A free, nationwide service was launched today to help primary care providers seeking to identify and advise substance-abusing patients. The service, Physician Clinical Support System for Primary Care (PCSS-P), offers peer-to-peer mentorship and resources on incorporating screening and follow-up into regular patient care. PCSS-P is a project of the National Institute on Drug Abuse (NIDA), part of the National Institutes of Health, and the American Society of Addiction Medicine (ASAM.  > > > >    Read More

The relationship between services delivered and substance use outcomes in New Mexico's Screening, Brief Intervention, Referral and Treatment (SBIRT) Initiative

Recent years have seen increased diffusion of Screening, Brief Intervention, Referral and Treatment (SBIRT) in healthcare environments. This study examined the relationship 

between substance use outcomes and service variables within the SBIRT model.

Over 55,000 adult patients were screened for substance misuse at rural health clinics throughout New Mexico during the SBIRT Initiative. This naturalistic pre–post services study used administrative baseline, 6 month follow-up, and services data for adult participants in the New Mexico SBIRT evaluation (n = 1208). Changes in self-reported frequency of illicit drug use, alcohol use, and alcohol intoxication were examined as a function of service level (brief intervention – BI vs. brief treatment/referral – BT/RT) and number of service sessions.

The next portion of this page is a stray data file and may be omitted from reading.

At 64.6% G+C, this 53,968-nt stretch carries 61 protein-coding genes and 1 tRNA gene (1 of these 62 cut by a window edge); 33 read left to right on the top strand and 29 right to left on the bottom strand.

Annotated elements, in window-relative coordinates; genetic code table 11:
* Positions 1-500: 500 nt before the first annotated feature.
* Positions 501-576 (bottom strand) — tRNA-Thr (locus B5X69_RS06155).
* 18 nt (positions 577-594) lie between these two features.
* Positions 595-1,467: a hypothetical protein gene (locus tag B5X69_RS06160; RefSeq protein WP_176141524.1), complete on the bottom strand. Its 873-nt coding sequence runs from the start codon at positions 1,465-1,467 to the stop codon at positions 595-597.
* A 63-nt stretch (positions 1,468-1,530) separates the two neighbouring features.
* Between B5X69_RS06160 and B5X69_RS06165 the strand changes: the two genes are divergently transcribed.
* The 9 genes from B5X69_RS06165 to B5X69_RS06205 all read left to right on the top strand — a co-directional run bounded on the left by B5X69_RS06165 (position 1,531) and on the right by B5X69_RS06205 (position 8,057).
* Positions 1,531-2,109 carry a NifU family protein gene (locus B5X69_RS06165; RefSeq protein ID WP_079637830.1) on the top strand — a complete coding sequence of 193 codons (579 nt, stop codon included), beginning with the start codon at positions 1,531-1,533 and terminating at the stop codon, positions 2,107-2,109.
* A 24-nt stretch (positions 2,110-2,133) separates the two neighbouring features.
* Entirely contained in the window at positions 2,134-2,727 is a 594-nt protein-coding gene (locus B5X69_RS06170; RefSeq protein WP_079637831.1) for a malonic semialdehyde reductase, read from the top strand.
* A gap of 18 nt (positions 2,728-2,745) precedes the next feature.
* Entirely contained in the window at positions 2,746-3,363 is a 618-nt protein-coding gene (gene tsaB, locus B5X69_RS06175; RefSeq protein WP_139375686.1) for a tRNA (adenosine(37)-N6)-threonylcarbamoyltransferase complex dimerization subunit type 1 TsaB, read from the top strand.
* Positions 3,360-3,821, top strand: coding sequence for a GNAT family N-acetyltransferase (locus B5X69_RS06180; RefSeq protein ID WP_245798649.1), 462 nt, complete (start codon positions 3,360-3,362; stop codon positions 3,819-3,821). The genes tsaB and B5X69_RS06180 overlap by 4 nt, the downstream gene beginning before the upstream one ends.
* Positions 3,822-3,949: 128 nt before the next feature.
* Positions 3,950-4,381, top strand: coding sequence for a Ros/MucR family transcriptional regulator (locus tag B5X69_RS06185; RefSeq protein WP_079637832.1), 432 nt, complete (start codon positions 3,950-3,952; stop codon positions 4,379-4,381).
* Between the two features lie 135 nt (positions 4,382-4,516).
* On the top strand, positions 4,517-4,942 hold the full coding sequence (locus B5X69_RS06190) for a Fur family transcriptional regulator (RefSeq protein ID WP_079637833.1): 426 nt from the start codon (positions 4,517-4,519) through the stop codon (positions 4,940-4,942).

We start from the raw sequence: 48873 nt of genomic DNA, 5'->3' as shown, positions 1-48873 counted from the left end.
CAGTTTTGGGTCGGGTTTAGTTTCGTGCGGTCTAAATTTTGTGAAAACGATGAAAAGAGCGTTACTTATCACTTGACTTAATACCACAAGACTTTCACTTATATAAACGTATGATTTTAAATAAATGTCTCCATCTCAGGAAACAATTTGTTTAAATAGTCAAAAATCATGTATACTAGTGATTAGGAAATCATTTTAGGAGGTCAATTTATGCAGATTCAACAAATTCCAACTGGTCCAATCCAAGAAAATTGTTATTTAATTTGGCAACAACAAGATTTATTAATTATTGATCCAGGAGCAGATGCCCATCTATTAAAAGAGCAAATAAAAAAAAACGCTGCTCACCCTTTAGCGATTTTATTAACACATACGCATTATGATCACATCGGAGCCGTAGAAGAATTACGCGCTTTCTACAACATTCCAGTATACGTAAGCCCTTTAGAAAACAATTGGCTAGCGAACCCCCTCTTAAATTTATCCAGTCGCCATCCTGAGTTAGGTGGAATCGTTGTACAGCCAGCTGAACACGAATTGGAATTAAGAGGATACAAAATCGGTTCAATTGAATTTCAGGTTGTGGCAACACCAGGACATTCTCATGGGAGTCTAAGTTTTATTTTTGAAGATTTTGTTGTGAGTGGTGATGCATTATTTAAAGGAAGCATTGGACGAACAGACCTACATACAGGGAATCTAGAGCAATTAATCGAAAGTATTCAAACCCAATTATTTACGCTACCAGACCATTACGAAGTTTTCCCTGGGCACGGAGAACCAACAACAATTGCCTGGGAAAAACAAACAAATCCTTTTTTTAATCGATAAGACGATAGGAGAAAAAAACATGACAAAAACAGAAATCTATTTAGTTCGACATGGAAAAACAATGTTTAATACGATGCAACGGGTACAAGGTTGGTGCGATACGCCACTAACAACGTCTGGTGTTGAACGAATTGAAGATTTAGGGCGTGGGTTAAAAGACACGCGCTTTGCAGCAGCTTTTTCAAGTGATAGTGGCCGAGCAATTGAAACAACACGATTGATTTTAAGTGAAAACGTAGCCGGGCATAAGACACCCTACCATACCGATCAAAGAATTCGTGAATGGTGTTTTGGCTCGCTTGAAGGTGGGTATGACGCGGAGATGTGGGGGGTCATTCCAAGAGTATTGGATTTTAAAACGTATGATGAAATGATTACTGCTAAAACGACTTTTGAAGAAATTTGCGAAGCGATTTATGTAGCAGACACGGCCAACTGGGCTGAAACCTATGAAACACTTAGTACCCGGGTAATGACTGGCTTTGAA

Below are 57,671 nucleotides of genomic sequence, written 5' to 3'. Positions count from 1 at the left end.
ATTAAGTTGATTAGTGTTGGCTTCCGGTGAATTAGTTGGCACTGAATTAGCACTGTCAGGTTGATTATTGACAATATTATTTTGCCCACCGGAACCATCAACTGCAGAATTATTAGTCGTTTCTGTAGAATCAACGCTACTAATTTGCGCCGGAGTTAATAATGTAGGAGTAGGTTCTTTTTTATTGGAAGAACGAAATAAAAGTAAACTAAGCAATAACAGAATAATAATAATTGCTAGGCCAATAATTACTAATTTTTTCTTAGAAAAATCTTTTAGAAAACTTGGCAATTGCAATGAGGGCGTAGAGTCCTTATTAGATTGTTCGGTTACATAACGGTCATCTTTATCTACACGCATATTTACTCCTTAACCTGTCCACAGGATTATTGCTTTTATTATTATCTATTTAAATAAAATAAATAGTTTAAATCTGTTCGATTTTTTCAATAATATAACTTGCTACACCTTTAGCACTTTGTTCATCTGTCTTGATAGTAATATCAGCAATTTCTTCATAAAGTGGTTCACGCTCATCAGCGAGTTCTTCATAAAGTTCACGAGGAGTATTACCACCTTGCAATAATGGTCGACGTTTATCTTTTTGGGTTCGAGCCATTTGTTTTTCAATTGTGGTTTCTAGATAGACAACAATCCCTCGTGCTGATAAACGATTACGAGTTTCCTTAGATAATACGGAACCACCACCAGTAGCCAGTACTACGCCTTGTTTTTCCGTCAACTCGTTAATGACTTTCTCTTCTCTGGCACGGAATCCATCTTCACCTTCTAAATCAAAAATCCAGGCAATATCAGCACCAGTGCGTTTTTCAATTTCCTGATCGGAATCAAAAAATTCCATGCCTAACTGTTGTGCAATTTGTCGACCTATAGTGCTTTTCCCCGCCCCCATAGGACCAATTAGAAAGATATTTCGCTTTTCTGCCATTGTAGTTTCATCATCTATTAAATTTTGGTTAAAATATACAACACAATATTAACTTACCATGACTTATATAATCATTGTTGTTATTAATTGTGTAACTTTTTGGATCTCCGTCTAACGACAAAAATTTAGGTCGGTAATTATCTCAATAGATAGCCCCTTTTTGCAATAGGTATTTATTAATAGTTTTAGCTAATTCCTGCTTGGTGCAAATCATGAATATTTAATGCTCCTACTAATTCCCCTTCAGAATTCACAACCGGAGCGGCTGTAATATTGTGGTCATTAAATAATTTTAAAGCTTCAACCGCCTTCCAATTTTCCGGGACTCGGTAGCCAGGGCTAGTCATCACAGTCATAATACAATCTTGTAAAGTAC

Participants reported decreased frequency of illicit drug use, alcohol use, and alcohol intoxication 6 months after receipt of SBIRT services (p < .001 for each). Compared to those who received BI, participants who received BT/RT had sharper reductions in frequency of drinking (IRR = .78; p < .05) and alcohol intoxication (IRR = .75; p < .05). Number of service sessions was associated with reduced frequency of alcohol use (IRR = .84; p < .01) and intoxication (IRR = .82; p < .05), but only among those who received BI.

Substance-using patients with disparate levels of use may benefit from SBIRT. In a real-world, multi-site rural SBIRT program, services of higher intensity and (within the BI modality) frequency were associated with greater magnitude of change in drinking behaviors. Reductions in illicit drug use, while substantial, did not differ significantly based on service variables. Future studies should identify the preferred service mix in the SBIRT model as it continues to expand.